1. Private ownership of property; not only of personal possessions but also of land, homes, natural resources, tools, and capital goods;
  2. Contracts and voluntary exchange of goods and services, by individuals or groups, on the expectation of mutual benefit;
  3. Totally free competition among all buyers and sellers — in price, quality, and all other aspects of exchange — without ex ante restraints or burdensome barriers to entry;
  4. Entrepreneurial discovery, undertaken not only to compete in existing markets but also in order to discover and develop new opportunities for economic or social benefit; and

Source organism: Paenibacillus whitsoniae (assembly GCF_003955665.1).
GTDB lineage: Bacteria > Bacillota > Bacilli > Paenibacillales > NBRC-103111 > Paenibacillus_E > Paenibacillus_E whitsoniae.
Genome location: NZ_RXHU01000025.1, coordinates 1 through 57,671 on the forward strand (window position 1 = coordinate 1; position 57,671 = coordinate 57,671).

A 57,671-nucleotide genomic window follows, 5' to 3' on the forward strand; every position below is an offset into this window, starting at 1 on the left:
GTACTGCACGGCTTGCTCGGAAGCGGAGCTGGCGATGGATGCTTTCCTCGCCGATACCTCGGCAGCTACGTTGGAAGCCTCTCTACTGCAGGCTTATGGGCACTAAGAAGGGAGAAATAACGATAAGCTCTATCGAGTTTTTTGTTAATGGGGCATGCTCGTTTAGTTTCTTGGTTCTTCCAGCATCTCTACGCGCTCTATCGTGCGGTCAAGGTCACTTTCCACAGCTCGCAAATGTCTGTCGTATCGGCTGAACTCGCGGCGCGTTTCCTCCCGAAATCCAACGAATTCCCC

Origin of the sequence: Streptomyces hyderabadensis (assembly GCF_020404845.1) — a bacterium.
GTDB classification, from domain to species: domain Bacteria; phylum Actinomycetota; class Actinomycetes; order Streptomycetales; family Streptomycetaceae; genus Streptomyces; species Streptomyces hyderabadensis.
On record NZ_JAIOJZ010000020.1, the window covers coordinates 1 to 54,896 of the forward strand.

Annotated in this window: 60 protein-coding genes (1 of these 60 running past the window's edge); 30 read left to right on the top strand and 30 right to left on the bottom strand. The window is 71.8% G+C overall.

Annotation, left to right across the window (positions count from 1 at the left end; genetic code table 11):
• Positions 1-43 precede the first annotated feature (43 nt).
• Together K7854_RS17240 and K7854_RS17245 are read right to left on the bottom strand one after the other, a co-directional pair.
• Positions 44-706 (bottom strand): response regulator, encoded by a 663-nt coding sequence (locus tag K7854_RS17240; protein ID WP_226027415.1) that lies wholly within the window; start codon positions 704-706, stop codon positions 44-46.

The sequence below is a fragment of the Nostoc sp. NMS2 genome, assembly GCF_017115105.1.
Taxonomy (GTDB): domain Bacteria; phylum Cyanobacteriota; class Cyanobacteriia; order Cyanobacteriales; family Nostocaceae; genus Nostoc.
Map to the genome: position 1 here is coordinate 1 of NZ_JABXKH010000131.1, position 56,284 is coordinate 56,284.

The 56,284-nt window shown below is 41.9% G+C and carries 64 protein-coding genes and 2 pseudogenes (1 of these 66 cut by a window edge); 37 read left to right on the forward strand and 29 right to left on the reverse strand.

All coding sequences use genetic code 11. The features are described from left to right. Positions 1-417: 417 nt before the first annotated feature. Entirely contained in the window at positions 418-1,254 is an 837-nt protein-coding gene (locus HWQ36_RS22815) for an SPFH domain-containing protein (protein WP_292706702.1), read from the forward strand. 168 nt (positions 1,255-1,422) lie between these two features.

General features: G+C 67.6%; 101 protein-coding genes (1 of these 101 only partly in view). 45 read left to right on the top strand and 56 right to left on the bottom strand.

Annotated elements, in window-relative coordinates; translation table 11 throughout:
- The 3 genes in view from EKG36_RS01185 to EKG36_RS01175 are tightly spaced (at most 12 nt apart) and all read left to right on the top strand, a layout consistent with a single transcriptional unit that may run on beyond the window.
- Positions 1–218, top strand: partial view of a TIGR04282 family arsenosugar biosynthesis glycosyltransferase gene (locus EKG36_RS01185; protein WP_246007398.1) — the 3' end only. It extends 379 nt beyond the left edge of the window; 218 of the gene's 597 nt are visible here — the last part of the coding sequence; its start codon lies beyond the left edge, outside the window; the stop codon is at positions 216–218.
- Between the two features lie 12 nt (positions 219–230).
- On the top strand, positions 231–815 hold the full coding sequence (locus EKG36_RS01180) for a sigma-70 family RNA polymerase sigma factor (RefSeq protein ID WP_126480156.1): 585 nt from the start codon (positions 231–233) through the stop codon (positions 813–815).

5. Spontaneous order, recognized as a significant and positive coordinating force — in which decentralized negotiations, exchanges, and entrepreneurship converge to produce large-scale coordination without, or beyond the capacity of, any deliberate plans or explicit common blueprints for social or economic development.

The above list is essentially the Classical Liberal vision of laissez-fair capitalism. As Dugald Steward explained; “Little else is requisite to carry a state to the highest degree of opulence from the lowest barbarism, but peace, easy taxes, and the tolerable administration of justice; all the rest being brought about by the natural course of things.”